3 Oct 2018

May jiggles her hips before plunging into her speech

To the music “Let’s stick Together” those Cabinet ministers who stuck around after the Chequers deal walked into the hall to take their seats. No-one noticed one missing face, the recently appointed Attorney General, Geoffrey Cox. He emerged on stage to warm up the audience for the Prime Minister.

Critics of Brexit have often claimed the vote was backward looking, a vote to go back in time. The Tory conference organisers certainly went retro in picking Mr Cox. His larynx sounds like it has been marinated in vintage port. He sounds like Donald Sinden performing Cicero. He spoke with rapture of the British spirit and the opportunities of Brexit. He quoted Milton. The fruity vowels that have echoed through the courts throughout his parliamentary career now shared with a wider audience. Tory associations will be queuing up to book him for fund-raising dinners.

The Prime Minister then entered, jigging her hips to the Abba hit “Dancing Queen.” She joked about last year’s coughing fit and then plunged into her speech.

She tried to rally her party to her Brexit plan, to bank up some support to get her through the testing weeks ahead when they discover what form it actually takes. She warned them not to seek “visions of the perfect Brexit” because that could mean they “end up with no Brexit at all” if there’s a second referendum. Expect to hear a lot more from supporters of the PM about the threat of a second referendum. It is one of the weapons they hope to deploy in taking on her more hardline Brexit opponents.

She fired a salvo at the most prominent of those, Boris Johnson. She said that Tories should “back business” not do something else four letters long that ends in “k.” She attacked those who theorise about Brexit, purists who calculate economic advantages that might come in decades when ordinary voters want economic security and growth now.

Theresa May promised “an end to austerity” and splashed some of Philip Hammond’s Budget around to signal the intent. Fuel levy freezing had been given to The Sun overnight (immigration policy was gifted to the Daily Mail earlier in the week … No. 10 wants friends in the weeks to come). Councils will have the cap on borrowing to build lifted. George Osborne’s long-serving top adviser at the Treasury, Rupert Harrison, said he worried the government might be throwing away a key dividing line with Labour if it doesn’t keep pursuing debt falling as a percentage of GDP. He said the Treasury would hate it. Some speculated that Philip Hammond might be feeling he has won many of his battles on the shape of Brexit and must concede some ground elsewhere. Maybe No. 10 offered him no choice.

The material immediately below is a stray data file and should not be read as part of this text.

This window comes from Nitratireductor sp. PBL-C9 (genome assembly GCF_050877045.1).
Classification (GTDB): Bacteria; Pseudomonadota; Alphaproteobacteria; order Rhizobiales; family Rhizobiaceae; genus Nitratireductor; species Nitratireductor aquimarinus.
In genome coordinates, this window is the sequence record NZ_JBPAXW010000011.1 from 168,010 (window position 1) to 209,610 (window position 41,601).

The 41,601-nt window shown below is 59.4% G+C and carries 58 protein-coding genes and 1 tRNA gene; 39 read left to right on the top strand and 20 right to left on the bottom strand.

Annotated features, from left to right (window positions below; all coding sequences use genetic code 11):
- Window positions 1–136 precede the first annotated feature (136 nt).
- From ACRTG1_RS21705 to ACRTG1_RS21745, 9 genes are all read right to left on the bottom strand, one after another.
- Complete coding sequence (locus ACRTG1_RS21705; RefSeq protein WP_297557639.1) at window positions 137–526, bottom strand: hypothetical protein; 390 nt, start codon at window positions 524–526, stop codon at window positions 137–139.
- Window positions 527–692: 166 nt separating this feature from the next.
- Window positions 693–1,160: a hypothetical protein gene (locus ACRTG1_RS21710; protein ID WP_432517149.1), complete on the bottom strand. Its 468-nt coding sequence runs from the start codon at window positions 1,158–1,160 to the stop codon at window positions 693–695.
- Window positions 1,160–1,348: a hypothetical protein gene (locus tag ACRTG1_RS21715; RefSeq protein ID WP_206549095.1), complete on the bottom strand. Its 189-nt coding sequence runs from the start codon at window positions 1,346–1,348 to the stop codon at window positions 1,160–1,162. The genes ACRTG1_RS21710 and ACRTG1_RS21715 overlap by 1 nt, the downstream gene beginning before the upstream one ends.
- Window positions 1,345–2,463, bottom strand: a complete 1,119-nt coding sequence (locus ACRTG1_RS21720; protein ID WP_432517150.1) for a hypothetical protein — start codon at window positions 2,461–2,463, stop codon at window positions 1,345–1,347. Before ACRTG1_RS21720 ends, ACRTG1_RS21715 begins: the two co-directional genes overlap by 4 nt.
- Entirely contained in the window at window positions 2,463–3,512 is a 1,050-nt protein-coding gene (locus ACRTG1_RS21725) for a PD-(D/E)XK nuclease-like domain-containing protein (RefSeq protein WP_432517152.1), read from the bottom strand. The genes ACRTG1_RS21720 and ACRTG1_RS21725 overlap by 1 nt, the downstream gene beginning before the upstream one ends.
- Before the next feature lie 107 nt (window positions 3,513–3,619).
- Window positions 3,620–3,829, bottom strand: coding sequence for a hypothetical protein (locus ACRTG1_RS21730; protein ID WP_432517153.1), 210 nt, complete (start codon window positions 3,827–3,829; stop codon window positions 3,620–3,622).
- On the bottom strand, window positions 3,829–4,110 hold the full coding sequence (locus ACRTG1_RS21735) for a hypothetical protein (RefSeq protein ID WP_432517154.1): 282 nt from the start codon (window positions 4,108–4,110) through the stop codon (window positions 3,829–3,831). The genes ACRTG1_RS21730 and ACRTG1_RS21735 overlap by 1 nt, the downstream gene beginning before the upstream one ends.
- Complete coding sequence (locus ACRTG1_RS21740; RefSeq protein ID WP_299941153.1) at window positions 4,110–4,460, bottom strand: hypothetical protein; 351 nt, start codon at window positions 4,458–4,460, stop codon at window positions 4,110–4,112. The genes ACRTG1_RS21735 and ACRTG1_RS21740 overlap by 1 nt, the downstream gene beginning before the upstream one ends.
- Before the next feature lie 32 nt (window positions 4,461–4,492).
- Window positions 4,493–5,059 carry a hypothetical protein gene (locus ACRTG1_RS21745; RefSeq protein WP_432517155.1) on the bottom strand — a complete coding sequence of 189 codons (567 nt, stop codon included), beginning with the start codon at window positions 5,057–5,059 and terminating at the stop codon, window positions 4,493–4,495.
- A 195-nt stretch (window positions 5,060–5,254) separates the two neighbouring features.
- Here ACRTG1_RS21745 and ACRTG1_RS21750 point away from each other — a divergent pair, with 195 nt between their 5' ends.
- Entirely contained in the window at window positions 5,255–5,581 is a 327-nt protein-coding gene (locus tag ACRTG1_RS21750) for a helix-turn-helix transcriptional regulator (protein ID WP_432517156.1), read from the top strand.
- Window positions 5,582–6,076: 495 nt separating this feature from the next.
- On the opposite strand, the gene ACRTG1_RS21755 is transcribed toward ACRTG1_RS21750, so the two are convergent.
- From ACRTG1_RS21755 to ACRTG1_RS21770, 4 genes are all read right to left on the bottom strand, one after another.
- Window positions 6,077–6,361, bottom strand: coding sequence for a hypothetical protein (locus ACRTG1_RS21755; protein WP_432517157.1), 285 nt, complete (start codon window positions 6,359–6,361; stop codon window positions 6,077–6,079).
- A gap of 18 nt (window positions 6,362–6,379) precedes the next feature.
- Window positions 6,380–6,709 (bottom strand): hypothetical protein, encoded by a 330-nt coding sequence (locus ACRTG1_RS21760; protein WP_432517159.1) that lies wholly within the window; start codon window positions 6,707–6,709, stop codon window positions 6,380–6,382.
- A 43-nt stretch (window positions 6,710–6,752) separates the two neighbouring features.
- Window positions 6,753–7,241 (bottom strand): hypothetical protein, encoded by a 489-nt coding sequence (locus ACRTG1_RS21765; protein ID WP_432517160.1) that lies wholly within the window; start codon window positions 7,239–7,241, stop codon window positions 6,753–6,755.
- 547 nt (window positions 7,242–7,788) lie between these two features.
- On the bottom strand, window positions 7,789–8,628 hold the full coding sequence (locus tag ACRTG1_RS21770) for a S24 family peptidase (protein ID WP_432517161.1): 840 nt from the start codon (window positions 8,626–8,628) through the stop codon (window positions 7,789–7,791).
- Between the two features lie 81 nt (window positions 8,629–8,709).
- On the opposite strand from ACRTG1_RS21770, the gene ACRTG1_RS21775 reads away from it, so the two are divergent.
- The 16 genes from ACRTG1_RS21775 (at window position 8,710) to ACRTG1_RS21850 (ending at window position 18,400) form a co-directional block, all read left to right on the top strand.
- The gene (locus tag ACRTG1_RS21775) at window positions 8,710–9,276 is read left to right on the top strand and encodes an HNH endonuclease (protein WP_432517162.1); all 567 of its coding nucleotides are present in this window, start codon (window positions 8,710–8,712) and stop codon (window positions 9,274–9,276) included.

Although this is a nicked Labour policy, much of the speech constituted a plan to take on Jeremy Corbyn’s appeal to the voters. Mrs May’s team think that even without a disastrous election campaign in 2017 they might have won 44/38 rather than 42/40 against Labour. There were underlying issues of neglect and hardship which had been overlooked: legacies of the crash and markets not working to everyone’s benefit. Her team believes that they have come up with an approach – mending some markets, ending austerity. Tellingly there was a clue to how the party didn’t take the Tories seriously on economics in the last election when the PM cited the £1 trillion cost of Labour’s plans in 2017. Interestingly that’s a figure which gets mentioned by Philip Cowley and Dennis Kavanagh in their brand new book, “The British General Election of 2017” and one which the Tories didn’t get round to tallying up in the election itself.

What does an “end to austerity” really mean? One source close to Theresa May suggested that the unprotected spending departments could get some more cash. There are no changes to the existing spending allocations. One senior minister said there would be a big push on infrastructure spending. It might all sound like past Labour manifestos. The leadership wants to stamp out the Labour line that austerity was a “choice.” It was, the government insists, a “necessity.” The danger must be if you end it for reasons of political convenience and timing you might feed the idea you didn’t really have to do it the way you did in the first place.

The truth is that this moment was a necessary moment of challenge but not a decisive one. Politics could all look very different in a few weeks’ time if Theresa May comes back with a deal from Brussels. She must fight the battle for party backing then all over again. She will be doing it with the compromises of her imperfect Brexit now on show (albeit with some deft language trying to cover up some of the most painful compromises). She will hope that alters the dynamics, many in the resistance will fold as she insisted that the negotiating door has closed, it is make your mind up time and the stakes are colossal.

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